IRS says Black taxpayers may be audited at higher rate

Using statistical techniques utilizing name data and census block groups, Stanford University researchers found that Black taxpayers' audit rates may be up to five times greater than those of whites. 

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The Internal Revenue Service has discovered information suggesting Black taxpayers may be subject to audits at a significantly higher rate than non-Black taxpayers.

Stanford University researchers found that Black taxpayers’ audit rates may be up to five times greater than white taxpayers. 

According to The Hill, Senate Finance Committee Chairman Ron Wyden, D-Ore., requested that IRS Commissioner Daniel Werfel look into the situation after the latter assumed leadership earlier this year of America’s federal tax collection agency.

IRS Commissioner Werfel Testifies Before Senate Finance Committee -- Black taxpayers audit
IRS Commissioner Daniel Werfel, seen April 19 preparing to testify before the Senate Finance Committee about the administration’s budget proposal for fiscal 2024 and the 2023 tax filing season, said the IRS is acting on research showing disparities in tax audits (Photo: Chip Somodevilla/Getty Images)

In a letter to Wyden, The Hill reported, Werfel wrote that early IRS findings “support the conclusion that Black taxpayers may be audited at higher rates than would be expected.” He said the agency is therefore “dedicating significant resources to quickly evaluating the extent to which IRS’s exam priorities and automated processes, and the data available to the IRS for use in exam selection, contribute to this disparity.”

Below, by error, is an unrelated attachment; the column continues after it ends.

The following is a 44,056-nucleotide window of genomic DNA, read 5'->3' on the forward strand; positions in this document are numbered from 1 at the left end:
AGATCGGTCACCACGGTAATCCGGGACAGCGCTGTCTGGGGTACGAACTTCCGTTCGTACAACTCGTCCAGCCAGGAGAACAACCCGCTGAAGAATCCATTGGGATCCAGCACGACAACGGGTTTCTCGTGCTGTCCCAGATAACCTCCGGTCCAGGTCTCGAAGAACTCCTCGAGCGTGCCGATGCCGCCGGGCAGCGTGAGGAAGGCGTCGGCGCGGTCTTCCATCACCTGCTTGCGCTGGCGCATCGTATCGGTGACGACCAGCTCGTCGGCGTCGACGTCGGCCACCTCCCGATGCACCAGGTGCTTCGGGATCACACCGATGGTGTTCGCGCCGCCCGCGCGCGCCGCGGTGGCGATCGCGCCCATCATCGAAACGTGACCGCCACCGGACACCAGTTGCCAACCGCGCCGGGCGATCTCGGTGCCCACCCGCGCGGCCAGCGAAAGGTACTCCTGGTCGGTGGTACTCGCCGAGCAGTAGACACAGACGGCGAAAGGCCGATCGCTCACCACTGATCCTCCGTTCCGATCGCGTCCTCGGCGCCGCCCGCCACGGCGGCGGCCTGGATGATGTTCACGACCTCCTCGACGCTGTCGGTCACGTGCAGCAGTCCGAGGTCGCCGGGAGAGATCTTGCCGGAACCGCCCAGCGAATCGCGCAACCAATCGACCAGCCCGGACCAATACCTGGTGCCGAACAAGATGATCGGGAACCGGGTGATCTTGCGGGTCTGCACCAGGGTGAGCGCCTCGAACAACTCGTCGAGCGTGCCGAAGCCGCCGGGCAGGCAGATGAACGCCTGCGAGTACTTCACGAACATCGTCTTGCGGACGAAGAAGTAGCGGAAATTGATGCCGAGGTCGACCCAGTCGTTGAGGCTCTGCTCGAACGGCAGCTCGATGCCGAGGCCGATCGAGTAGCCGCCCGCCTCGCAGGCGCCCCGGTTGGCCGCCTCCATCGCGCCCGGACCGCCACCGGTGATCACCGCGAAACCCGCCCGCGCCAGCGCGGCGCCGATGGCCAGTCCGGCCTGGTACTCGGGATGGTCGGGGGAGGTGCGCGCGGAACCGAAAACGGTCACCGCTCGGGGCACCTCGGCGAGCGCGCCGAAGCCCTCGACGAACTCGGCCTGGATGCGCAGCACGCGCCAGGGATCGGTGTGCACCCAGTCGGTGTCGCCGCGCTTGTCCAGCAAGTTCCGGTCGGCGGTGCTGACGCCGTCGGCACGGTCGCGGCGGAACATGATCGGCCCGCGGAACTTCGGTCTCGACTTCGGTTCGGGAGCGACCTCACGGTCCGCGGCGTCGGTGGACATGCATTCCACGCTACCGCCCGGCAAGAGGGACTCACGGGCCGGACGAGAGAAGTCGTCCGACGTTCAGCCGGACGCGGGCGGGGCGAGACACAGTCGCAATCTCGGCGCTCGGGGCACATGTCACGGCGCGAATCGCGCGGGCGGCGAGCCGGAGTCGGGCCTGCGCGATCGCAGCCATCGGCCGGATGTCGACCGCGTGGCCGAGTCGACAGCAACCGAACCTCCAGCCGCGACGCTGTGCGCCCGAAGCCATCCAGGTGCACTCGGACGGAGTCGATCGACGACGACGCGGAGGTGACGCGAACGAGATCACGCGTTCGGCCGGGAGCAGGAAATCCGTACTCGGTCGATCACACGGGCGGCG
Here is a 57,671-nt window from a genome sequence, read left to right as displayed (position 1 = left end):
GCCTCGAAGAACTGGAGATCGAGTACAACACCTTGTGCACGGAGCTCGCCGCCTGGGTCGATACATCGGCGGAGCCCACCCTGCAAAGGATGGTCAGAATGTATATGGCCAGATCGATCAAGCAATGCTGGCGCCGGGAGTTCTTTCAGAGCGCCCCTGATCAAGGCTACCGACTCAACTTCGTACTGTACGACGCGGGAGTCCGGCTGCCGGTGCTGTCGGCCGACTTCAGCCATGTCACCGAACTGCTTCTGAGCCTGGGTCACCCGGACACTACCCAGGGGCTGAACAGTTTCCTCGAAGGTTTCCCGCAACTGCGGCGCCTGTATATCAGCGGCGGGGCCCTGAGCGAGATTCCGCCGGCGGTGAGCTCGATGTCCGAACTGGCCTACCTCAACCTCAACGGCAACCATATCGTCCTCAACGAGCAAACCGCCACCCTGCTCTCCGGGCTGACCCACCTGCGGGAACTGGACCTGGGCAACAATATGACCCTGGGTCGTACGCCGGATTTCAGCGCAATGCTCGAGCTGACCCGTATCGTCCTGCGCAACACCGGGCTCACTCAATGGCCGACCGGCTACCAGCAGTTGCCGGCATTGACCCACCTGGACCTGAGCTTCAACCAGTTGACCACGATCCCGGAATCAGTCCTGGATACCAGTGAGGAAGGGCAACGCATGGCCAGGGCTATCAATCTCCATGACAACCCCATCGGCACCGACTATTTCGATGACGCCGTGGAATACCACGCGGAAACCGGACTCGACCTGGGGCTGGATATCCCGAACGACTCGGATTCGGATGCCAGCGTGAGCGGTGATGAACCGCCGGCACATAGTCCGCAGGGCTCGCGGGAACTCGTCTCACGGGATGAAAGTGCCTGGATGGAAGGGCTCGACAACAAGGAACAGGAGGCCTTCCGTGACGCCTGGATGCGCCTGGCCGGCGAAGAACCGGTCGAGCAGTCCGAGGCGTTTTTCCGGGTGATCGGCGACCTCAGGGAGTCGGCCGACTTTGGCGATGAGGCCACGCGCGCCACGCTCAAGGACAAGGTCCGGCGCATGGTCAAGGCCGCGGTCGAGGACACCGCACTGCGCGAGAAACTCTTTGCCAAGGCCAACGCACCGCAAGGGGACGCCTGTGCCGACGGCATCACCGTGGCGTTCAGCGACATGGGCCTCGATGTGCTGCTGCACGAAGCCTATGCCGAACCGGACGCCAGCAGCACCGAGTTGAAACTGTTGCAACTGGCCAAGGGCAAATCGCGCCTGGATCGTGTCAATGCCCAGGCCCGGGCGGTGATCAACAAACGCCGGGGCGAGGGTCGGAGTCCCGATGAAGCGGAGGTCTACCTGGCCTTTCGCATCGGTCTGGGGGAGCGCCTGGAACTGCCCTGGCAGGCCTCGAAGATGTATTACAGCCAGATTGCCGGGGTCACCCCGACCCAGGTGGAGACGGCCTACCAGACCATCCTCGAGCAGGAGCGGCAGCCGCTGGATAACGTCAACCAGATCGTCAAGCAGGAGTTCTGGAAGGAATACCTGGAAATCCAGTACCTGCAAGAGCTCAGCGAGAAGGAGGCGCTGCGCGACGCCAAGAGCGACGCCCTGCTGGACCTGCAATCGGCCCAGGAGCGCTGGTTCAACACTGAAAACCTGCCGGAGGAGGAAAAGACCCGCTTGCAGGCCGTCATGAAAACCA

Although the IRS does not keep track of the race or ethnicity of specific taxpayers, Stanford University researchers were able to deduce racial information using statistical techniques utilizing name data and census block groups.

The main reason for the variance, the study found, surrounded the handling of audits involving a tax incentive known as the Earned Income Tax Credit, which provides credits to those at the lower end of the income scale that can total up to $7,430, depending on how many children they have.

The greater cause of the discrepancy is the selection of taxpayers targeted for auditing within the community of claimants: Black taxpayers who claim the EITC are reportedly between 2.9 and 4.4 times more likely to be audited by the IRS than their non-Black counterparts. Audit rates between Black and non-Black taxpayers who do not claim the EITC show a smaller difference — although still statistically significant, researchers found.

The IRS algorithm that chooses EITC tax returns for audit may be racially biased in some ways, they note, such as targeting incorrectly received credits and only choosing uncomplicated returns for audit. The Joint Committee on Taxation said the EITC costs around $75 billion yearly.

Werfel’s letter comes as the IRS undergoes extensive renovations and system upgrading, thanks to Congress’ $80 billion financial boost last year. The agency is hiring tens of thousands of employees and undergoing an operational redesign to centralize much of its enforcement and collection procedures, possibly modifying the mechanisms that result in higher audit rates for Black taxpayers.

In response to a question on whether taxpayers should sue the IRS for racial discrimination policies, Alice Thomas, an associate professor at Howard University Law School, said that to do so, “We’ve got to get buy-in from the law firms to supply their associates to do pro bono cases.”

Thomas continued by saying that rather than suing the IRS, she is more interested in alerting the agency to the problem. She noted that unintentional biases could result in unfair and discriminatory actions in people and statistical processes.

“Behind the people doing the audits [can be] people who have unconscious bias,” she added, “so we have to wake people up.”

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